In fact, this photo series encouraged the Washington DC-based photojournalist to enter his Hong Kong images, ‘looking at that [Mustafa’s photo essay] I thought this is a serious contest’.
‘One of the reasons I’m disappointed is that when we do this work we want people to see it. A reason photographers enter contests is to give the work more exposure,’ David concluded. ‘From that standpoint, having to withdraw my series and not have potentially as many people see the work, that’s unfortunate. I thought it was more important for me to preserve the integrity of the intent of my project, and the context of it – to have it seen properly, rather than edited.
‘A series may be edited because there’s not enough space, or formatting, or even aesthetic reasons. But that wasn’t the case here, this was edited for other reasons.’
Battleground Hong Kong just won the News category of the 2020 Eyes of History contest, hosted by the White House News Photographers Association.
WPO’s full statement to Petapixel
World Photography Organisation champions photography in all its forms and the Sony World Photography Awards is a celebration of photography from across the globe. The aim of the Awards is to acknowledge artists on the quality of their photographs and the technical excellence of their photography as well as providing photographers with a platform which assists in furthering their careers.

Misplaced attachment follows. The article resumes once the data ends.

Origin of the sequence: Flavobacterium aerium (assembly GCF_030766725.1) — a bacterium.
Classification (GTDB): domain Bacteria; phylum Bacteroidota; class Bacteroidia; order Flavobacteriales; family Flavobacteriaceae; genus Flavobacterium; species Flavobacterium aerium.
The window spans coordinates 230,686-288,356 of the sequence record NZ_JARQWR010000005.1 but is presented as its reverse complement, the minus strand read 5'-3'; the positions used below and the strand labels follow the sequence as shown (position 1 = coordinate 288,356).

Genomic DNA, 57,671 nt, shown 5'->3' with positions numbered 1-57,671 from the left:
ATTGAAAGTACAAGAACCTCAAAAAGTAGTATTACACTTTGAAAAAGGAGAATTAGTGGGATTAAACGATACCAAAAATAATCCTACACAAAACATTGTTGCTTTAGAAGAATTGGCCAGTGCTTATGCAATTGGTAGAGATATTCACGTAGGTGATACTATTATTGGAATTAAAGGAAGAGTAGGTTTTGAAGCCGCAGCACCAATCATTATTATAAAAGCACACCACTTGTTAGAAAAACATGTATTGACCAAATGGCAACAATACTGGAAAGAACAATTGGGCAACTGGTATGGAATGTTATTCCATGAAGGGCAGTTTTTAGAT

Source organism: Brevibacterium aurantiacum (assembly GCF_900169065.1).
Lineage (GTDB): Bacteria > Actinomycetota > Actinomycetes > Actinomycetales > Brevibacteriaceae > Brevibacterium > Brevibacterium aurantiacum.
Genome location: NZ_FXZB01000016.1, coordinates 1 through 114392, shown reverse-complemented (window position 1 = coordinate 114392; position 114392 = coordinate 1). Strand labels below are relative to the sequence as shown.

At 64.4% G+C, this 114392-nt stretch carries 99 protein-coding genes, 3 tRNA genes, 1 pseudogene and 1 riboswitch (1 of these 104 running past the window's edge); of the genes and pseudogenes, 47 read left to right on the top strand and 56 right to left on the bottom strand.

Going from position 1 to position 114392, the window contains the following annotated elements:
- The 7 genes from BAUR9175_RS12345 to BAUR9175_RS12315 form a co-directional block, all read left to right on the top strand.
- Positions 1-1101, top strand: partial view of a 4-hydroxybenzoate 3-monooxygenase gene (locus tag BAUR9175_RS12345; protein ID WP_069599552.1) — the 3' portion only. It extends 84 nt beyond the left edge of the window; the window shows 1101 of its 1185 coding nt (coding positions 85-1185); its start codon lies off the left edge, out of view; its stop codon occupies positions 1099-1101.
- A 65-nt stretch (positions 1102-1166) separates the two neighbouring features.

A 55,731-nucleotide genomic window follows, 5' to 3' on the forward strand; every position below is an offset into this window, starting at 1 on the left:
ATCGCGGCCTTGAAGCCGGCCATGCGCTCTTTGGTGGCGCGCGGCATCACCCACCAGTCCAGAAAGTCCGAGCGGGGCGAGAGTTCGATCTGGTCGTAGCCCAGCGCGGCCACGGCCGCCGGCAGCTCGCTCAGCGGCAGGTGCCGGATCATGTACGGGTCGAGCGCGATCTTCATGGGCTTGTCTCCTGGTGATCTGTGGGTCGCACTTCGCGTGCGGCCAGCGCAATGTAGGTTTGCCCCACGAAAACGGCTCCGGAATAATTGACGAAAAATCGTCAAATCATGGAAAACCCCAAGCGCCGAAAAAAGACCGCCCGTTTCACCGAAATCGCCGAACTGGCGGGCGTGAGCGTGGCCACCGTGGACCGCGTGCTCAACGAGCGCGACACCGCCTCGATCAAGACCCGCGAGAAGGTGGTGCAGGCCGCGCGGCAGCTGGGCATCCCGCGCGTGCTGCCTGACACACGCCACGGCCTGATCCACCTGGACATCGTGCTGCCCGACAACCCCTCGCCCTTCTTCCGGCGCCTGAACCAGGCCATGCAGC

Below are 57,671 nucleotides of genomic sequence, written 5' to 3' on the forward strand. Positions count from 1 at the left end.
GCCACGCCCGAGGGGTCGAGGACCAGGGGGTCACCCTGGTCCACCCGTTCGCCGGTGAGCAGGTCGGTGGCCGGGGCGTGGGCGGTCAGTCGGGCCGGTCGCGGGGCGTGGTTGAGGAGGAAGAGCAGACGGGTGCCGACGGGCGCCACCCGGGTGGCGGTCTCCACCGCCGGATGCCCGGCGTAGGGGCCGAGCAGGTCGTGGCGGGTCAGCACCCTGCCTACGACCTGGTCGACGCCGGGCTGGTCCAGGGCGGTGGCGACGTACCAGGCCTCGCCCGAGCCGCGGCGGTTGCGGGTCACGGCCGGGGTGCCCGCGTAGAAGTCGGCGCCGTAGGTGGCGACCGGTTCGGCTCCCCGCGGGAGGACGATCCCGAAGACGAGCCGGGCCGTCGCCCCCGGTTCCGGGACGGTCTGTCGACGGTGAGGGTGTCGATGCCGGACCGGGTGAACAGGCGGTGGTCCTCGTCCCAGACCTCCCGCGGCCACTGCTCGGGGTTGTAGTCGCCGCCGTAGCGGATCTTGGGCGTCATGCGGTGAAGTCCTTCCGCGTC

Each year, following the shortlist announcements of the Awards there are cases in which we get notified about concerns regarding some of the images listed. This can be anything that is deemed to contradict the competition’s terms and conditions. In each and every such case we take these concerns seriously and the images in question will always be temporarily made unavailable on our platform until we complete the review process.
It is our responsibility to consider the views of our audience alongside the photographer’s vision. The delicate balancing act this entails sometimes leads us to the difficult decision of removing a selection of images from a series. We deeply regret not to be able to present the full entry as submitted by photographers, however we feel it best to showcase a selection of the work and to continue to promote the photographer.
It is the decision of the photographer whether they wish to accept the curation to fit the terms of the competition or to withdraw their application to the Awards. We are incredibly saddened when a photographer decides to withdraw their work but fully respect and support their position.